The 1990s heralded an era of growth for club brands associated with specialist dance music genres.  A number of ‘mega-brands’ emerged from what were somewhat humble beginnings, such as Ministry of Sound, Gatecrasher and Cream (Broughton and Brewster, 2006; MINTEL, 2008a; Norris, 2008).  These brands spawned branches throughout the UK and even globally.  In towns and cities around the UK, many local entrepreneurs emerged, keen to take on these clubbing giants with their own imitation nights in club venues.  This was particularly apparent in student cities, where a newly recognised market of young people who were keen to visit nightclubs during the midweek period, were beginning to abandon their traditional Student Unions for something more trendy (MINTEL, 2008b).  By the turn of the Millennium the traditional ‘student nights’ at nightclubs had all but disappeared, and many nightclubs began to open almost every night, promoting different musically themed nights on various nights of the week, to audiences who were mostly (but not entirely) made up of students.  A typical venue may have offered several different musically themed nights with mainstream chart and pop, house and techno, rock and heavy metal, and indie / alternative music on different nights of the week.  Some venues became renowned for being specialists in particular music genres only (Moss, S, 2009).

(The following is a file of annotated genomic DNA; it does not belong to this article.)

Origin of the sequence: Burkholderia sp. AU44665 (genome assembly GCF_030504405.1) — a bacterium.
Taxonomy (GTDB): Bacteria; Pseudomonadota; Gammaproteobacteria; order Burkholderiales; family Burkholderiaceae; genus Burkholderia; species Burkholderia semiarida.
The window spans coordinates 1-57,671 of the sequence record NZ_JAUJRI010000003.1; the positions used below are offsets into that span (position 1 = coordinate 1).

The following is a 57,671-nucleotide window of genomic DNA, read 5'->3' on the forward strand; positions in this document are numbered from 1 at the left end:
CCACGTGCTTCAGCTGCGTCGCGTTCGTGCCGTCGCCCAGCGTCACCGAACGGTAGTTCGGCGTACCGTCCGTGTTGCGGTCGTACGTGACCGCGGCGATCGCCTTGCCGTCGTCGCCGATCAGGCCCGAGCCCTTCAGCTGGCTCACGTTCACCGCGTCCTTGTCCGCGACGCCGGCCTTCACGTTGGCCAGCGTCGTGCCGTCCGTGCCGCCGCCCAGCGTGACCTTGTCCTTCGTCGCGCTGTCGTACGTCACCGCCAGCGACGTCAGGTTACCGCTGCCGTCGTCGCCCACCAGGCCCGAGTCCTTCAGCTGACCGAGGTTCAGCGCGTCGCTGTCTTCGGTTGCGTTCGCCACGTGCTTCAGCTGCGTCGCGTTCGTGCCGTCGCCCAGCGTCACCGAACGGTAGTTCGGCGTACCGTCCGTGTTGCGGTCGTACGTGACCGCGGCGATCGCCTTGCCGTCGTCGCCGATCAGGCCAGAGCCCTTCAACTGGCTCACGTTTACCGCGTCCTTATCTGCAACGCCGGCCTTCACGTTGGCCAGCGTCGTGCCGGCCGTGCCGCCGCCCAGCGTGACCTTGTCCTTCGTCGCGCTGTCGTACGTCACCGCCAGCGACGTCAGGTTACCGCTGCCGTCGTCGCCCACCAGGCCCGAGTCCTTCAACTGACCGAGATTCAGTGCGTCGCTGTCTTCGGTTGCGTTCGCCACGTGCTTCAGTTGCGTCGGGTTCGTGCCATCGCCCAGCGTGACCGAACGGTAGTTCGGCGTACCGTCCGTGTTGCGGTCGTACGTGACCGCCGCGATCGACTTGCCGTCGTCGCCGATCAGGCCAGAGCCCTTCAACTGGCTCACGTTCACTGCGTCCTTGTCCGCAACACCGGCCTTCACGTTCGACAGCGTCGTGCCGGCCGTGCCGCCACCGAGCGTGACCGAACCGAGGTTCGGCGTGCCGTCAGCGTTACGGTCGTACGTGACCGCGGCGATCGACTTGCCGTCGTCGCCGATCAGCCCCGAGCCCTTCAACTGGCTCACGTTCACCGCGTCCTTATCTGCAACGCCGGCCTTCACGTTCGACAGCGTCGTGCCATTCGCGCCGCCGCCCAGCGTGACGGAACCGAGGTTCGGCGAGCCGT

In the 2000s, new music forms such as basslines, dub-step, RnB and electro (a new version of the music using an old name) have gained mass appeal amongst young audiences.  In student cities, entrepreneurs who are keen to cash in on this are in competition with like minded individuals, to promote and fill nights at venues across the city (Moss, S, 2009).  This promotion takes many forms, and will be further discussed later in this study. 

‘Having peaked with an estimated value of more than £1.6bn in 2003, the UK nightclub industry hasn’t reached the same heights in recent years’ (Anon, 2008, p.14).  This is primarily due to changes in the licensing act, which allowed pubs and bars to stay open later into the night.  Owens (2006) states that the change to the Licensing Act (2003) (which came into force in November 2005) that allowed pubs and bars to stay open later than 11:00pm, and for nightclubs to potentially go on until the following day, has changed the habits of clubbers with 25% not leaving home before 11:00pm, (prior to the Licensing Act (2003) coming into force only 4% of clubbers came out after 10:00pm).  Just over 40% of clubbers now leave home between 9:00pm and 10:00pm.  This has seen the number of regular nightclub visitors decline, although students remain an important demographic (Moss, G, Parfitt and Skinner, 2008).  May and Chaplin (2007) noted that nightclubs were popular amongst undergraduate students and those of student age, who would stay out later than older adults who instead preferred bars.  Due to increasing competition from nightclubs and other leisure-time service providers, nightclub venues often have an increasingly short life cycle, with a life expectancy of less than five years (Haussman, 2008).  Nightclubs face a continual need to evolve, the average age in the UK is 40, by 2025, more than a third of Britons will be over 55, nightclubs will need to adapt to this or face an uncertain future (Anon, 2008).